- By chewing your food, you’re stimulating the release of digestive and antimicrobial enzymes
Alongside the point on the mechanistics of chewing, this is the most compelling rationale for mastication, as I see it. By chewing and keeping the food you’re eating in the mouth for some time before you swallow it, you’re basically kickstarting the digestive process by stimulating the release of digestive enzymes. One particularly notable enzyme in this respect is salivary amylase, which aids in the digestion of complex carbohydrates. Along for the ride also comes other important, albeit less-recognized factors, such as lysozyme – a non-specific antimicrobial compound. In light of this recognition, the practise of chugging down food that has been turned into mush via the use of a food processing device comes across as unwise.
- By chewing your food, you’re more effectively stimulating the appetite/satiety centers in your brain
It’s widely recognized among nutritionists and researchers focused on the effects of food on the brain that “liquid calories” aren’t as satiating/filling as non-liquid ones. The lack of chewing is major issue in this respect, seeing as mastication is known to have an effect on appetite and food intake, partly by influencing the release of brain-stimulating hormones (4, 5). It’s part of the problem with all the soft drinks and milk products people are taking in these days. We’re simply not physiologically wired to get our energy in liquid format.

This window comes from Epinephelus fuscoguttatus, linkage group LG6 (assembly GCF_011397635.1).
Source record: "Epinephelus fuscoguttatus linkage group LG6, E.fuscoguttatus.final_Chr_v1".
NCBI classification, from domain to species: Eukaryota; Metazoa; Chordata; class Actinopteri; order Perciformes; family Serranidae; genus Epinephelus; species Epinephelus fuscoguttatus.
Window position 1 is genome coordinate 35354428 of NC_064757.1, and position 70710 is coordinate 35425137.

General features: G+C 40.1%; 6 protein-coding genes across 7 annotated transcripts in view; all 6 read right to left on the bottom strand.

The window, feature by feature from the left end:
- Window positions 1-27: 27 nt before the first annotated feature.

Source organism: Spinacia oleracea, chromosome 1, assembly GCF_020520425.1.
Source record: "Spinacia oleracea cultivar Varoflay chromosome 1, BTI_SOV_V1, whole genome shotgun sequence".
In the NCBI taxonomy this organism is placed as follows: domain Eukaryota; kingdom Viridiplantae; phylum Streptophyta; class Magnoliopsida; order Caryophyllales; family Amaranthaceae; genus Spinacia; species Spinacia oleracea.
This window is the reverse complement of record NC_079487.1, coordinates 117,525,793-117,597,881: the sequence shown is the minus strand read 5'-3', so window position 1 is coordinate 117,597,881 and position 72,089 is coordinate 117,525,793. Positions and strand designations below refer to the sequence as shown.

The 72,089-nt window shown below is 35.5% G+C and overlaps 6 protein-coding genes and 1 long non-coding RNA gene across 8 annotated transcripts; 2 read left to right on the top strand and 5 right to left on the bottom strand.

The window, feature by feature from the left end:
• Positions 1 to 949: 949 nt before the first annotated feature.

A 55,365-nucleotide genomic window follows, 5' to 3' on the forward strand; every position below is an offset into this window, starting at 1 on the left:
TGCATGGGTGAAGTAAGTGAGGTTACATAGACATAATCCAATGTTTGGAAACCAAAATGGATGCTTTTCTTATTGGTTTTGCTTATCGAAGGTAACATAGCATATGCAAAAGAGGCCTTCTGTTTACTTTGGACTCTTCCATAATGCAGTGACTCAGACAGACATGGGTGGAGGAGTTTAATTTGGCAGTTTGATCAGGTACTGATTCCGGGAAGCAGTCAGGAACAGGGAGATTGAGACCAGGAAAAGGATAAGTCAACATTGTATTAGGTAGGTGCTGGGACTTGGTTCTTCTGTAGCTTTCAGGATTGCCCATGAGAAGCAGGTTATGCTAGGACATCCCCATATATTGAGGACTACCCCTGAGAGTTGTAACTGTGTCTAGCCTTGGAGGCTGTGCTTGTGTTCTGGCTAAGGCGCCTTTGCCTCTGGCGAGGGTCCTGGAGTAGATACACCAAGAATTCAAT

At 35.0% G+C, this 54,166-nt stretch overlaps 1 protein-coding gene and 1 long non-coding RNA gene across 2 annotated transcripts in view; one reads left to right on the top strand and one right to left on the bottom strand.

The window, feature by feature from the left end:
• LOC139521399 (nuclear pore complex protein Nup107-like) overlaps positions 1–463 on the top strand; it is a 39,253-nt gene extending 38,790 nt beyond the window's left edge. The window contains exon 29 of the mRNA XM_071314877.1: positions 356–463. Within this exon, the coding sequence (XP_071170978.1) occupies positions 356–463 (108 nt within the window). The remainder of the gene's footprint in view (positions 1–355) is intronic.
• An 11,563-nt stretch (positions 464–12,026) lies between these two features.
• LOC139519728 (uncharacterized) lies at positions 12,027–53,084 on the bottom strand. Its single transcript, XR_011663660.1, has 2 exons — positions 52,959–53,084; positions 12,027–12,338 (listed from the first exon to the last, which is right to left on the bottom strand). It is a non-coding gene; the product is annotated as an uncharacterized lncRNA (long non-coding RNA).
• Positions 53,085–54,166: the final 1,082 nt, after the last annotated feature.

- By chewing your food, you’re ensuring a slow, gradual release of food into the gut
This point relates to the one above, in that it has to do with the rate at which food comes into the gut. If you’re chewing the food you take in, as opposed to chugging it down as part of a shake or smoothie, you’re not only assisting the biochemical side of digestion, but you’re mindful of the physical/structural aspects of it. What I mean by that is that you’re not “overloading” the system. The stomach is highly distensible and also capable of regulating the release of food into the duodenum; however, that doesn’t mean that it’s irrelevant at which rate food is brought into the system. My experience is that it’s better for one’s digestion as a whole to eat in measured fashion, as opposed to being in a hurry to get things down.
The bottom line: The digestive process starts in the mouth
It’s a critical, albeit often overlooked, nutritional point that the digestive process starts in the mouth. It’s not a good idea to regularly skip the act of chewing by drinking one’s food as part of shakes instead of eating it via the use of one’s masticatory system. This is not to say that it’s ‘necessary’ or worthwhile to eat extremely slow, chewing for a longer time than what feels natural, or that the occasional smoothie is going to do much harm; however, as a general rule, food should be chewed.